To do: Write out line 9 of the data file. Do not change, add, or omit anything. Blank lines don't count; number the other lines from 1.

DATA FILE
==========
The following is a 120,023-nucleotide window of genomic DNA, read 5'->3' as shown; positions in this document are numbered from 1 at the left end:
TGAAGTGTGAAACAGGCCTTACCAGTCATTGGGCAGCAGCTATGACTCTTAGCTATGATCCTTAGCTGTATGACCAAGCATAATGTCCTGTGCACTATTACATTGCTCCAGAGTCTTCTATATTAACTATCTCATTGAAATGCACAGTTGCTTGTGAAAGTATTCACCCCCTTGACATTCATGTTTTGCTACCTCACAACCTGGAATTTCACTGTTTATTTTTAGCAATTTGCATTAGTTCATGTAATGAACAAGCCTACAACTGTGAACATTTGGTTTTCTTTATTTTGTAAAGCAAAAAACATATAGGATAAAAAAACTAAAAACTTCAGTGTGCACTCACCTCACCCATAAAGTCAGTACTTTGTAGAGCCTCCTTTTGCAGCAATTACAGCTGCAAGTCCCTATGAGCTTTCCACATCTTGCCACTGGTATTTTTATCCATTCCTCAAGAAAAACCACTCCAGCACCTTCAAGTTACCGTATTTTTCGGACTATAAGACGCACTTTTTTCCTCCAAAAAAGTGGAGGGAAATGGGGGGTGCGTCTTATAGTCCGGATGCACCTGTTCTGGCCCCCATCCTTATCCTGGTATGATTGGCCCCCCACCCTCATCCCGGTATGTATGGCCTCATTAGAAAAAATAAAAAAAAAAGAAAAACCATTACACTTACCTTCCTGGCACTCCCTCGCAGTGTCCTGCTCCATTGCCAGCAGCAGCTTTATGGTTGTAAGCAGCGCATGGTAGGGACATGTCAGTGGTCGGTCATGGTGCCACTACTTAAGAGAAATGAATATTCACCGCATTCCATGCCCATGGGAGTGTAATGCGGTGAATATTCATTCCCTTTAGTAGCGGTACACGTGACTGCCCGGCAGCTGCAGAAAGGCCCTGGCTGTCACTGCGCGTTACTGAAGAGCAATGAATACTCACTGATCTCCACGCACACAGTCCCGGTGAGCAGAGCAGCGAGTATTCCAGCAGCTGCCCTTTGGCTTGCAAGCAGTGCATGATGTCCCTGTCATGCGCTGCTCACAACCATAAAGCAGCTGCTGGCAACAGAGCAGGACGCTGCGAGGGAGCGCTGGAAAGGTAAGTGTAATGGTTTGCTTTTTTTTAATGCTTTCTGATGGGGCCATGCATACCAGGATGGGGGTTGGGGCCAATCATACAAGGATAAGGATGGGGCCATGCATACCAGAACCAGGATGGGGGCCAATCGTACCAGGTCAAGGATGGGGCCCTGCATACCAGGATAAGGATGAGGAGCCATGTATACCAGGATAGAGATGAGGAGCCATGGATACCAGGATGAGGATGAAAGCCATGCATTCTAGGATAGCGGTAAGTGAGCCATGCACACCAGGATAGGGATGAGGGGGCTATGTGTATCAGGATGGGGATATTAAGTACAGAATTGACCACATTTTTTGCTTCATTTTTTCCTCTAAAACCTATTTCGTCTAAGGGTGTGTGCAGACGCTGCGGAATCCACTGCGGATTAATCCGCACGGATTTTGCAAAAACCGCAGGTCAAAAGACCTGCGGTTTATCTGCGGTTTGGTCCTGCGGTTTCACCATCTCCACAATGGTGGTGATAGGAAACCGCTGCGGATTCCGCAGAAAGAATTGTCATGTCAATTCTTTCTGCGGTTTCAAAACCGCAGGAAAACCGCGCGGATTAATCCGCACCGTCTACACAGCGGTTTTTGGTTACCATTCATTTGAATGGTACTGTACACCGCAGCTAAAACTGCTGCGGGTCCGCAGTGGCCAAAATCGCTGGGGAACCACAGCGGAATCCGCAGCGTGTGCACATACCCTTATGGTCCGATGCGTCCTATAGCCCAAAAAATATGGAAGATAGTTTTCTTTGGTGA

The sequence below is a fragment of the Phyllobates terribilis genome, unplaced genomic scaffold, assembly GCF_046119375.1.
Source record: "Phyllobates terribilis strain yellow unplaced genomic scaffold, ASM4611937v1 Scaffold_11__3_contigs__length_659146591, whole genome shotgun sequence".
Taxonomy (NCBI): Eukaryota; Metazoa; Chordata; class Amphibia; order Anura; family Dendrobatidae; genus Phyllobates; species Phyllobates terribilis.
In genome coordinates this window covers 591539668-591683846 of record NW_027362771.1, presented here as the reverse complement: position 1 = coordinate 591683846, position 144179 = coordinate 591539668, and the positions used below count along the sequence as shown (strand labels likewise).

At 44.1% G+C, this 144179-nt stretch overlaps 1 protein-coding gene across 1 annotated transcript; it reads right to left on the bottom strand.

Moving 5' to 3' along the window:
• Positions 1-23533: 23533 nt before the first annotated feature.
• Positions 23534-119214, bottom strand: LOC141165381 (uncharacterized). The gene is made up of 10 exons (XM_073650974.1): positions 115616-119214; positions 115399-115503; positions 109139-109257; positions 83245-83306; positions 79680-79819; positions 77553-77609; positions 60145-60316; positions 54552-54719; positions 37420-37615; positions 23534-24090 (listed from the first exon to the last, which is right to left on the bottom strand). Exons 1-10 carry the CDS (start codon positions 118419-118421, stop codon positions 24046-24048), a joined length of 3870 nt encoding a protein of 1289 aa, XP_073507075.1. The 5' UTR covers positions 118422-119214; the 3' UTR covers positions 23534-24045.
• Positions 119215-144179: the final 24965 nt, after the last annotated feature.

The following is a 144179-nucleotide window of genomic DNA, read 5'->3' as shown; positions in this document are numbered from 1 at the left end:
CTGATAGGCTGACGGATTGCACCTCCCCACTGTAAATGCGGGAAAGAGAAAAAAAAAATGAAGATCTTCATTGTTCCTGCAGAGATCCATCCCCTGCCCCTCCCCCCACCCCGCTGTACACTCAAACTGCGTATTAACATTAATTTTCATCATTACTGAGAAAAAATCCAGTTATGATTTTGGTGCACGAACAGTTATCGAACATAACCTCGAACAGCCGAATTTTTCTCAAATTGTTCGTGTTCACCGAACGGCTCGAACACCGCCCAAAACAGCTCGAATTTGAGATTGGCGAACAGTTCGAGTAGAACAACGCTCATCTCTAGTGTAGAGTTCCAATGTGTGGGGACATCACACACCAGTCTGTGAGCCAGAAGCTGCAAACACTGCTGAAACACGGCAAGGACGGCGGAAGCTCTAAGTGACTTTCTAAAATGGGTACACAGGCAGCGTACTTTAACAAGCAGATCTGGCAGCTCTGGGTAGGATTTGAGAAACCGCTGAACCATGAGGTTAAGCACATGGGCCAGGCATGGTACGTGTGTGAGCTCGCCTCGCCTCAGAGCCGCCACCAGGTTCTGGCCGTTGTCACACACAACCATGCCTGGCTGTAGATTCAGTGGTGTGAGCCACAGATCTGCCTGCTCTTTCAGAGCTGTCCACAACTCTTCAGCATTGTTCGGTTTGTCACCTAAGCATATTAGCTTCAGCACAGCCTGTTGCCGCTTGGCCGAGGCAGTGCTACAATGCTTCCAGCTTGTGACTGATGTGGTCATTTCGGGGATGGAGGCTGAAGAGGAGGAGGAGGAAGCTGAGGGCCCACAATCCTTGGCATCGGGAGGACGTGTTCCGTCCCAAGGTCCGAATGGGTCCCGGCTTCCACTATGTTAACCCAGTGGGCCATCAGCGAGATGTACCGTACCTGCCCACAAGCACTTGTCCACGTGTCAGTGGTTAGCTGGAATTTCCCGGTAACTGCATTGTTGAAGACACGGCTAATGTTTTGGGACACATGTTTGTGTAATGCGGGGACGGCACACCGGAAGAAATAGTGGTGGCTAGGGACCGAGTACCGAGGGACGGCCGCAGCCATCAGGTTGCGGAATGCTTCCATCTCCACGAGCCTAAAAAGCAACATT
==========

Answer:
• Positions 1-23533: 23533 nt before the first annotated feature.